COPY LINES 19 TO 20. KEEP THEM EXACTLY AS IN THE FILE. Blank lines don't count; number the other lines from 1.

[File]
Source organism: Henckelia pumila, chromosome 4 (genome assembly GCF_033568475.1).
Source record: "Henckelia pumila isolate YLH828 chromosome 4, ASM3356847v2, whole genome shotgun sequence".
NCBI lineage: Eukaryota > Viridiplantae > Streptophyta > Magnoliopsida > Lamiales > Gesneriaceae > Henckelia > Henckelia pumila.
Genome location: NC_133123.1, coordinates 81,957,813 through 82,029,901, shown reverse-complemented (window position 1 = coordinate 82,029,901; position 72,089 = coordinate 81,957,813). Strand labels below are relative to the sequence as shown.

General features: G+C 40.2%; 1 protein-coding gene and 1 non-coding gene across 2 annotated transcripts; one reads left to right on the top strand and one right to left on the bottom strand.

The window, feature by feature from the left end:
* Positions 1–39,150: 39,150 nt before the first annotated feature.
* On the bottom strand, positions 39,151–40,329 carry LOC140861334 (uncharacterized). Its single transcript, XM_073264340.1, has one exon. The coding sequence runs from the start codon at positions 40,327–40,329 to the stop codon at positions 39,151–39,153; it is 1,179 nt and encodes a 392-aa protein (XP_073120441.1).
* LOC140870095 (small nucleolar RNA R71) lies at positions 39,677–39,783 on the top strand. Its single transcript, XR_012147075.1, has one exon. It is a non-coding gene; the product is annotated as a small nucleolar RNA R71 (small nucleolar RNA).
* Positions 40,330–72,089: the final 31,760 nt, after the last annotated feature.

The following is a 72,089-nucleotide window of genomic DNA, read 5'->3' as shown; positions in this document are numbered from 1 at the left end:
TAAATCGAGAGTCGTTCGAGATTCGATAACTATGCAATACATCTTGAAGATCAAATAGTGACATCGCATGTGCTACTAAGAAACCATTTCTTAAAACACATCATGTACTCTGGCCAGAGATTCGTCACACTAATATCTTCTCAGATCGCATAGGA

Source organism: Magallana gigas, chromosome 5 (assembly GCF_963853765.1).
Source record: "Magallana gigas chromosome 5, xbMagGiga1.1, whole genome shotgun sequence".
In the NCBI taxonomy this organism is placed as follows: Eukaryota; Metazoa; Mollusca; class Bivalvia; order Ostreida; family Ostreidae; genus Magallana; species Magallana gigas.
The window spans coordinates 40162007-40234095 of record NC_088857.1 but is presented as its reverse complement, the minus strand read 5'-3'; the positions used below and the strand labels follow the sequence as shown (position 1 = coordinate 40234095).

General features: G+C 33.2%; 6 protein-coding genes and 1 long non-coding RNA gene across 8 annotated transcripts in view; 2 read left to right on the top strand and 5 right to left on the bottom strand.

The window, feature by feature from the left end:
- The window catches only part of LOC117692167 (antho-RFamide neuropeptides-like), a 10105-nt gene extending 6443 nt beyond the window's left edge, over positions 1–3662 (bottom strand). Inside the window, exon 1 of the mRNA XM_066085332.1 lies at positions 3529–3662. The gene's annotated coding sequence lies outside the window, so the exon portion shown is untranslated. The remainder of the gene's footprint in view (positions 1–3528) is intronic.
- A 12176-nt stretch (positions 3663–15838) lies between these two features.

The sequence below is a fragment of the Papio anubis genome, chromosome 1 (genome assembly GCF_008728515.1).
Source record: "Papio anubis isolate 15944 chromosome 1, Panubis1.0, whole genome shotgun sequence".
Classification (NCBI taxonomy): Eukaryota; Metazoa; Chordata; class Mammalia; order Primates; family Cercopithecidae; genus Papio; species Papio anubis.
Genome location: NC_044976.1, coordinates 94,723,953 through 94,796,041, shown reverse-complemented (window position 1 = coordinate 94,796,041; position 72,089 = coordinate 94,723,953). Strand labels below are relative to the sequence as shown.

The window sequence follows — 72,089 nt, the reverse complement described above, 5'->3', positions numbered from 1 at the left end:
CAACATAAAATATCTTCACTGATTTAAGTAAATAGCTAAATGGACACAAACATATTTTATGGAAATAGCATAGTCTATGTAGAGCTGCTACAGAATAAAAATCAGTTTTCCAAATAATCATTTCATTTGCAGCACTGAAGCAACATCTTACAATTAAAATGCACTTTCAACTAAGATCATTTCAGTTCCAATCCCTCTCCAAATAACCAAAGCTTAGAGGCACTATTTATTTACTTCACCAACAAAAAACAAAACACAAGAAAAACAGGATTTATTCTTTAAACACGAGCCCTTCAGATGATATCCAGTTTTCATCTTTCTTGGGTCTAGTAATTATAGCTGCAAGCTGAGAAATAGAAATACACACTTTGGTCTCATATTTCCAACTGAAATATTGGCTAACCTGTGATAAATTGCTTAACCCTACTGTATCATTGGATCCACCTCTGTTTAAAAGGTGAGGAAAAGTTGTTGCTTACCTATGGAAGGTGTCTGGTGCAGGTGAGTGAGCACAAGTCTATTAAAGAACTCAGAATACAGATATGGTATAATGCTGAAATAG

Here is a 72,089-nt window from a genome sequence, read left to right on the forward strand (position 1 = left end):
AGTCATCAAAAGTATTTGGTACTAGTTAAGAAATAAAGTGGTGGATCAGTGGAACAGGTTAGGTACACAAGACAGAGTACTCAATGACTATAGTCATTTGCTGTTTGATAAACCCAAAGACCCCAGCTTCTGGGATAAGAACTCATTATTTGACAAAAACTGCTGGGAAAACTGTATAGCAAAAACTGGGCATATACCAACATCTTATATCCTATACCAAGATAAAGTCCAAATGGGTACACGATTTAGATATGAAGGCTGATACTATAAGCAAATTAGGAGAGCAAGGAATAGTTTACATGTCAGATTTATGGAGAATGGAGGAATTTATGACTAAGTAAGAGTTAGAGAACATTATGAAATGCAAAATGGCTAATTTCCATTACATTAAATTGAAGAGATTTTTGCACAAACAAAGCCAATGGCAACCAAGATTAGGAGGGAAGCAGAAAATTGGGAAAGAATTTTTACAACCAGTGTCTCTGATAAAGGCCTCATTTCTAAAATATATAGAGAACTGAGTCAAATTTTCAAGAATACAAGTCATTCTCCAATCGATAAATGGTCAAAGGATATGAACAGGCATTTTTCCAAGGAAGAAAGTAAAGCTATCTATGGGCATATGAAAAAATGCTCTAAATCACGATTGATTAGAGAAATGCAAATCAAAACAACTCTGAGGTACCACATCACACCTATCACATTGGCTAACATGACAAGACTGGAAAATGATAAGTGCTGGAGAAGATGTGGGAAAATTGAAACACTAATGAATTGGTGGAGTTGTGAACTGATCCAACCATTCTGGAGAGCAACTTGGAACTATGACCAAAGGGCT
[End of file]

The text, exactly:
- The window catches only part of LOC117692167 (antho-RFamide neuropeptides-like), a 10105-nt gene extending 6443 nt beyond the window's left edge, over positions 1–3662 (bottom strand). Inside the window, exon 1 of the mRNA XM_066085332.1 lies at positions 3529–3662. The gene's annotated coding sequence lies outside the window, so the exon portion shown is untranslated. The remainder of the gene's footprint in view (positions 1–3528) is intronic.
- A 12176-nt stretch (positions 3663–15838) lies between these two features.